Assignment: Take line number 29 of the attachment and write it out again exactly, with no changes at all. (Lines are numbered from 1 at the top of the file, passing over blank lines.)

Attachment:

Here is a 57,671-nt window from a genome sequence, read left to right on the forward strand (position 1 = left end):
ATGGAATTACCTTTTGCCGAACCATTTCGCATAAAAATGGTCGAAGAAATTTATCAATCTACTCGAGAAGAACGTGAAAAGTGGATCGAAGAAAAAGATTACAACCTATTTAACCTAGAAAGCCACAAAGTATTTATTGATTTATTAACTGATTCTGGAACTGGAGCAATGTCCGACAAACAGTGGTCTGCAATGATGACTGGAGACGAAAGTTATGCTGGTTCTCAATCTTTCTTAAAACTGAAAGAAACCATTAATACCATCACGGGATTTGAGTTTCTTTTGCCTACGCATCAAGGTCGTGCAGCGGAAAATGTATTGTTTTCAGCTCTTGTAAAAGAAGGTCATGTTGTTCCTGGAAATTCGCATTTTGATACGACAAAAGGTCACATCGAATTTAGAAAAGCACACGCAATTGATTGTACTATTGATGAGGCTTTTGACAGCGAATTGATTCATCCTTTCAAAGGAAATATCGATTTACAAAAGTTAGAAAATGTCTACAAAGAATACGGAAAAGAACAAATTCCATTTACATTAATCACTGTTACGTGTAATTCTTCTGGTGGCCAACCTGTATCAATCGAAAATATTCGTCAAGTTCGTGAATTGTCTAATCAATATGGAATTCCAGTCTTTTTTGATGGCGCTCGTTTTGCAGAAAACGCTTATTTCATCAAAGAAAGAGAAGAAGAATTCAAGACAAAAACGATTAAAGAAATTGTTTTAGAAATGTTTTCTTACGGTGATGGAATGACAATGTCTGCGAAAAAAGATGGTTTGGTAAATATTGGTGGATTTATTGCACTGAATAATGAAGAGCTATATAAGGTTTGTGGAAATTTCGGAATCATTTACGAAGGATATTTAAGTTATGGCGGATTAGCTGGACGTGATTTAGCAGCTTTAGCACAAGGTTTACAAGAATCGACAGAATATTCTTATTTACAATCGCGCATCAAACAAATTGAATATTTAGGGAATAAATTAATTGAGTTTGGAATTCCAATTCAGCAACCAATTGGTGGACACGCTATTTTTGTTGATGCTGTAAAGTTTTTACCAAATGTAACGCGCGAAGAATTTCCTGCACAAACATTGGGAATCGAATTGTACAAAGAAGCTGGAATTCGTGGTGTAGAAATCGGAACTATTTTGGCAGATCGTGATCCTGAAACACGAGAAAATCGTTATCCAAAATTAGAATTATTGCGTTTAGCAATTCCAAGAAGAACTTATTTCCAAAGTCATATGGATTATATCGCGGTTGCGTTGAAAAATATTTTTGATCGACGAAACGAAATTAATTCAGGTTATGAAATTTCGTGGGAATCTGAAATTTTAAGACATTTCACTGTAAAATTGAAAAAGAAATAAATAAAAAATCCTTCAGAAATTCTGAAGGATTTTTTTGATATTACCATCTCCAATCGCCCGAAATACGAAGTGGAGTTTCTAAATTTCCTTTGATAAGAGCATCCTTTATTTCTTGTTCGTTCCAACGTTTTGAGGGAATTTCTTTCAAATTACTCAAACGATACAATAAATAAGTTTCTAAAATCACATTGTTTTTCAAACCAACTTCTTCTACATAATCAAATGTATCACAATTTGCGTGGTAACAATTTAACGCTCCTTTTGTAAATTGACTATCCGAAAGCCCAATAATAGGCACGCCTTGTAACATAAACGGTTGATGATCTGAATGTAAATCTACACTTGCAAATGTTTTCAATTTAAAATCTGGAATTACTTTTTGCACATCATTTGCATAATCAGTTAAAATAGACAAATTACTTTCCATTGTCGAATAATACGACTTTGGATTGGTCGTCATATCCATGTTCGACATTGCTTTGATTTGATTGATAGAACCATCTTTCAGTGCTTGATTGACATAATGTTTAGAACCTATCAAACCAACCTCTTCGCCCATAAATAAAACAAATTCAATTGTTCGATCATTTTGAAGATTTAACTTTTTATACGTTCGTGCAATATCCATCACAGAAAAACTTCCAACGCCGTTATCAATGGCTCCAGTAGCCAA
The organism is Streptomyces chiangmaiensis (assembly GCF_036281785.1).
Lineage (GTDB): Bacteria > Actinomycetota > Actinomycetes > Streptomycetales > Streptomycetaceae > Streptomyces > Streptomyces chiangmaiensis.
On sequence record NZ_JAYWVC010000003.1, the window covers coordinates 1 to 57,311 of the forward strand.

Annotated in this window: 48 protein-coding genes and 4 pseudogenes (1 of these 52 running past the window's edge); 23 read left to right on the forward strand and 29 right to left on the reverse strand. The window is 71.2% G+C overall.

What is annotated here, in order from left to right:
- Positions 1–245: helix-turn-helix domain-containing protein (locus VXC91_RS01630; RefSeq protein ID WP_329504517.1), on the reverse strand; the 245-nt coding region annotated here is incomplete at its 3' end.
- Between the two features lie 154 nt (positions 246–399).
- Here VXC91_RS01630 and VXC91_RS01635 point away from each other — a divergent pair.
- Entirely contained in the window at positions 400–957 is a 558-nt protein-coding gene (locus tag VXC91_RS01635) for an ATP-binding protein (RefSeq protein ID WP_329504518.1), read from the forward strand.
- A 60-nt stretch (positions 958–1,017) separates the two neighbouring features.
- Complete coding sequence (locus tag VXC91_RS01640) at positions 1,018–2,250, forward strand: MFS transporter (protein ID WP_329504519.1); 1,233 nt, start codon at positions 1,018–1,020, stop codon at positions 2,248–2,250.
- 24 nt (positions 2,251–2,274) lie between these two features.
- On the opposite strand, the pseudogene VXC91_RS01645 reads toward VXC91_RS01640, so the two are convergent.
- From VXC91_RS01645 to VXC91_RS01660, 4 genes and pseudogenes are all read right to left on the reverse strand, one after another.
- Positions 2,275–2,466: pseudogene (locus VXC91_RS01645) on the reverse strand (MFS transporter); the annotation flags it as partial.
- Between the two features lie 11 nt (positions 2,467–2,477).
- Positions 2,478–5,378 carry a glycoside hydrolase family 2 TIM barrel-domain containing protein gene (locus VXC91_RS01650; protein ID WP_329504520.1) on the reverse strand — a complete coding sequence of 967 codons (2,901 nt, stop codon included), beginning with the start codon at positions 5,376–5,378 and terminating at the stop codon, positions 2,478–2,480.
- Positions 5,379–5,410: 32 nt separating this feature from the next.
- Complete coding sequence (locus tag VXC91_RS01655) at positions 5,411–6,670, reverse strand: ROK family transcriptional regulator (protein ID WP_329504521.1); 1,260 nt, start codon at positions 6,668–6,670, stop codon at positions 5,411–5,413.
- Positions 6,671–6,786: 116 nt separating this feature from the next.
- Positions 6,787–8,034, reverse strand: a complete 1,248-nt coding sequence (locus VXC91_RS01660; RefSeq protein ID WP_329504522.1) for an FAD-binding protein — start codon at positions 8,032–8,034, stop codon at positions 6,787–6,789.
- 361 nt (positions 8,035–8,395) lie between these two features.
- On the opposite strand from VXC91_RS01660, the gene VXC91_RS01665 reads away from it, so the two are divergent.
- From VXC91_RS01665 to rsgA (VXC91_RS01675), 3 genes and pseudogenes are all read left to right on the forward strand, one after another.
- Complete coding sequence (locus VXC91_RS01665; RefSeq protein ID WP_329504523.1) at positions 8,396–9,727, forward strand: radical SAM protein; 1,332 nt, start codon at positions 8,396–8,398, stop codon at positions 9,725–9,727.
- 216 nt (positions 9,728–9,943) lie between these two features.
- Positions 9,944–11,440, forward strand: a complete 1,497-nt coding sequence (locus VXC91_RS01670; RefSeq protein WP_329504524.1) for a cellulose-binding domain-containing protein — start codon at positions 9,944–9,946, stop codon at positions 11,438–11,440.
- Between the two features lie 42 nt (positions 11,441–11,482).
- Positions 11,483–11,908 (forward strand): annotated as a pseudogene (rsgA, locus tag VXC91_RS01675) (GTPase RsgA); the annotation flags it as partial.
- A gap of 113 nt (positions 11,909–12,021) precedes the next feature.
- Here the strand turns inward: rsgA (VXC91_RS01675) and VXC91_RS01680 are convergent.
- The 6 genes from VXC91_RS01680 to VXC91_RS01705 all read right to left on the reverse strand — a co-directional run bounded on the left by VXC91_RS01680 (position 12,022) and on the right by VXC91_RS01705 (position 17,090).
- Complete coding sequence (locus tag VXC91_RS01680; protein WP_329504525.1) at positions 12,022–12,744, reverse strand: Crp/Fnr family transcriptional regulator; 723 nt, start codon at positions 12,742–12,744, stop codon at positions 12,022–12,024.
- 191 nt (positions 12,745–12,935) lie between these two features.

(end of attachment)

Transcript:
- Positions 9,944–11,440, forward strand: a complete 1,497-nt coding sequence (locus VXC91_RS01670; RefSeq protein WP_329504524.1) for a cellulose-binding domain-containing protein — start codon at positions 9,944–9,946, stop codon at positions 11,438–11,440.